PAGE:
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LETTER: Get businesses involved with helping homeless
Accessible housing for the homeless is a good and much-needed goal for our community.
However, I fear the housing-first proposal won’t make a big impact on the homeless problem in downtown Abbotsford.
One of the most inspiring projects I’ve seen for the homeless in Vancouver is a bottle recycling depot called United We Can. The profitable business was started by a homeless person who had an idea. Encouraged by the community, today it employs many “unemployable” people.
When the community learns what it means to respect the homeless and believe in them, the resulting opportunity pays dividends. Passing the job to a hired service eliminates a key ingredient: a local community with skin in the game.
Another inspiring example is the Common Ground project in New York. In the early ’80s the Times Square Hotel was known for peep shows and prostitution, and was on the verge of being condemned.
Today, the hotel fits into the high-priced surroundings with its gold-trimmed ceilings and marble lobby. Living here are 650 people who once regularly frequented New York’s homeless shelters. They’re now successfully blending into their community.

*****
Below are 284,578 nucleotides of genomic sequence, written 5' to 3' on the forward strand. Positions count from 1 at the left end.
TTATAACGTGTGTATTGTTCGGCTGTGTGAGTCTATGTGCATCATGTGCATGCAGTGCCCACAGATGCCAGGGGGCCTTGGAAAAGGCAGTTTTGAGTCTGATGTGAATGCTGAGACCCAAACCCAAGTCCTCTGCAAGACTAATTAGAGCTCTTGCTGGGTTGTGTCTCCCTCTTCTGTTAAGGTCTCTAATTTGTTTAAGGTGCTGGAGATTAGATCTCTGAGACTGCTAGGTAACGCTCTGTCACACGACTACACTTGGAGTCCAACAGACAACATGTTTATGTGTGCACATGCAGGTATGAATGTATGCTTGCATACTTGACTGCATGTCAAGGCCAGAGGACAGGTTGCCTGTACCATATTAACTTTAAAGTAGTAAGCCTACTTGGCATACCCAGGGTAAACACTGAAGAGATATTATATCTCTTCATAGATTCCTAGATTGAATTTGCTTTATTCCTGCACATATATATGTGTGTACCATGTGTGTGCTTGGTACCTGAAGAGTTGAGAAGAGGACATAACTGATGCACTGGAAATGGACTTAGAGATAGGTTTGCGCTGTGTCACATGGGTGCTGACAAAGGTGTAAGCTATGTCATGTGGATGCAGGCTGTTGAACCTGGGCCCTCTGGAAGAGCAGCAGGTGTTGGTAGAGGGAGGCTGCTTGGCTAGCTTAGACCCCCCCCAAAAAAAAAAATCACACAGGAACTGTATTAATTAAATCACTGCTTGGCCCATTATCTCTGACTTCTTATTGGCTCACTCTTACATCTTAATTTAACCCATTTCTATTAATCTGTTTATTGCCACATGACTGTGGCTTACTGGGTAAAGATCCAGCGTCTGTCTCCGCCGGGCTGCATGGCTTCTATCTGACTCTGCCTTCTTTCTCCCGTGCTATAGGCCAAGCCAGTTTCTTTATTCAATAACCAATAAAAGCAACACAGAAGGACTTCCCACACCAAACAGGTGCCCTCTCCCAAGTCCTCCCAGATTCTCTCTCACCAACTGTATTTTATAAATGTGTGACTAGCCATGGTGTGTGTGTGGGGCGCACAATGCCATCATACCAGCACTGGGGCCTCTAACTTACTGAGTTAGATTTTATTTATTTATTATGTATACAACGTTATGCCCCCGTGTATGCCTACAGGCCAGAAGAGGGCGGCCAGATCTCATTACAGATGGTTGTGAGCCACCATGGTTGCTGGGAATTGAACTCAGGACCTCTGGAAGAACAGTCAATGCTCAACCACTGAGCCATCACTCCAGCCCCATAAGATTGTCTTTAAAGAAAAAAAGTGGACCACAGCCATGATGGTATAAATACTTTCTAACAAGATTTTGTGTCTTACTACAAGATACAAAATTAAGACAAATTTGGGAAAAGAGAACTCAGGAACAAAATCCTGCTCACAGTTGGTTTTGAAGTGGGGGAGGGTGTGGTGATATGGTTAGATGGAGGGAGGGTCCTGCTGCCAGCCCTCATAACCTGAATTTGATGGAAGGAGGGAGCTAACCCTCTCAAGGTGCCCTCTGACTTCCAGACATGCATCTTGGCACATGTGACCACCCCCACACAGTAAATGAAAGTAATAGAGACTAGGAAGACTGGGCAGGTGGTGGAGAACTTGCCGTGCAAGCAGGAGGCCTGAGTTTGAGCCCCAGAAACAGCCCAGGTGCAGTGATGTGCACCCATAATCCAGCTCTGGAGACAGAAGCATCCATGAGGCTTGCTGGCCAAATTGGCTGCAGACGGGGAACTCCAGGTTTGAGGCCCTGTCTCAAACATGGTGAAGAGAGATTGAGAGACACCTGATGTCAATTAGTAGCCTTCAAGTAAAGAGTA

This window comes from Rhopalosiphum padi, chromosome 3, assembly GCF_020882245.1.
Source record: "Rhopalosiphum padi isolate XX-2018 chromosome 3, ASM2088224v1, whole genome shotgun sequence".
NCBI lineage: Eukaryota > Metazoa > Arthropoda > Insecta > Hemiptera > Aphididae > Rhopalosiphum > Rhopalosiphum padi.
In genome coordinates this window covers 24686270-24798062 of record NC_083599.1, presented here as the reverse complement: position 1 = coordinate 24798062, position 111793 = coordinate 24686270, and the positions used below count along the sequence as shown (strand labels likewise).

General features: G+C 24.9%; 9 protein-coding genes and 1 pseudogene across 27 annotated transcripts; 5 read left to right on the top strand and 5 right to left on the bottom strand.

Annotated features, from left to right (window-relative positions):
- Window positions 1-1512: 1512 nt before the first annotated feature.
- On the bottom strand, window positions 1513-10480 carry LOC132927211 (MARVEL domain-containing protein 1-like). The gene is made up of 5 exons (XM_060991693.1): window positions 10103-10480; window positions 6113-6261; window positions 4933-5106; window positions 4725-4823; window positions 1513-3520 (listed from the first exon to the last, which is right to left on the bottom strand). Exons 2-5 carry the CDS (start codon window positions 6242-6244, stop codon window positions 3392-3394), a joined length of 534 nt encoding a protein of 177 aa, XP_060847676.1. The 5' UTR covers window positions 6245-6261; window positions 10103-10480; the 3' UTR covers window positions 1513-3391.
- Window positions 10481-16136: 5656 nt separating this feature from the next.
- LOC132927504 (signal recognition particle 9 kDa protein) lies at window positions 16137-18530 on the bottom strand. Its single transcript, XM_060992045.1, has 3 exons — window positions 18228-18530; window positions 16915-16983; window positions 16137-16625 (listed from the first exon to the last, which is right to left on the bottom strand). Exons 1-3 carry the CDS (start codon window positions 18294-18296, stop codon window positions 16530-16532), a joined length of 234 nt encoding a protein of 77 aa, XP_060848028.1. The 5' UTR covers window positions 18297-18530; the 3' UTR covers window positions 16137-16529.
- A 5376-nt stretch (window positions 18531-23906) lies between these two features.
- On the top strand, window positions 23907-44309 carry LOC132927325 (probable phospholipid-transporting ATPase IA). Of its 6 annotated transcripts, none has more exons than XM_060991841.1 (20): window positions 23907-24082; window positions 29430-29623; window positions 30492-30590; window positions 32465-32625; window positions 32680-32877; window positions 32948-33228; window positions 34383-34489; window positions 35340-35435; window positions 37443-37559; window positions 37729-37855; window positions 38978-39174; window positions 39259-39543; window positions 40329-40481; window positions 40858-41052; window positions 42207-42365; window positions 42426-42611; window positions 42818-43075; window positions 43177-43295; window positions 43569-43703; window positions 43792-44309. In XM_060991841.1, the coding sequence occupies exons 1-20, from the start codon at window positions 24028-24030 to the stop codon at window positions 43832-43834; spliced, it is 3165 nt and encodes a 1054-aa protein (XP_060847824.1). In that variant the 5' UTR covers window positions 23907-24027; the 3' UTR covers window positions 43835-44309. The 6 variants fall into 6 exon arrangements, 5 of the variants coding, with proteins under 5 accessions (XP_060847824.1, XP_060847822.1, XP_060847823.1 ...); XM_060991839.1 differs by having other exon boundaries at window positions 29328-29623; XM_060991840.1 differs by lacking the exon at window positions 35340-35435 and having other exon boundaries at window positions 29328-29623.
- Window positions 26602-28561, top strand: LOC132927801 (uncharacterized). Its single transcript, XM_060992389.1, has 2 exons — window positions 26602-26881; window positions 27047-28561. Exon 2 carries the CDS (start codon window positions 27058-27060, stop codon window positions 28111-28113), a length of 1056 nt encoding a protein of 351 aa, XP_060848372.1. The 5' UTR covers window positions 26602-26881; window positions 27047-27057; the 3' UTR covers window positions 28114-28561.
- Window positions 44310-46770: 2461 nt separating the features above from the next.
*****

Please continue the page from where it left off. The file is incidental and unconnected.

Rosanne Haggerty, the visionary behind the project, noticed that after the project completion, there were still homeless people outside the hotel.
“We had just written people off because we thought their failure to use the shelter system meant they didn’t want the shelter.”
She decided to go outside and ask them why they were on the street. After months of hard work, enlisting the help of community volunteers and businesses, the 55 homeless people they found were all housed.
There are no homeless in that neighbourhood today.
Critical to success was a local government willing to cut through the red tape, a local community of business owners providing the funds, and a group of volunteers who work the streets and programs.
The BC Housing proposal in Abbotsford will successfully house 21 or so people, but I’m afraid its impact on the homeless problem will be minimal. Its effect on the taxpayer’s pocketbook, however, will be considerable.
The cornerstone essential to any innovative solution is missing – the passion and commitment of the grassroots. Obtaining signatures in support of the proposal isn’t grassroots backing.
Solutions to combat the homeless problem in Abbotsford must come from all the players with skin in the game – the local businesses and residents as well as the homeless themselves.
I implore Abbotsford Community Services not to follow the money. There’s a reason why Common Ground in New York succeeded. They garnered the support of local business. In fact, they’re fully supported by outside donations.
With no skin in the game from the community, not only will our homeless problem remain unchanged, the economical viability of the Abbotsford downtown area may be compromised.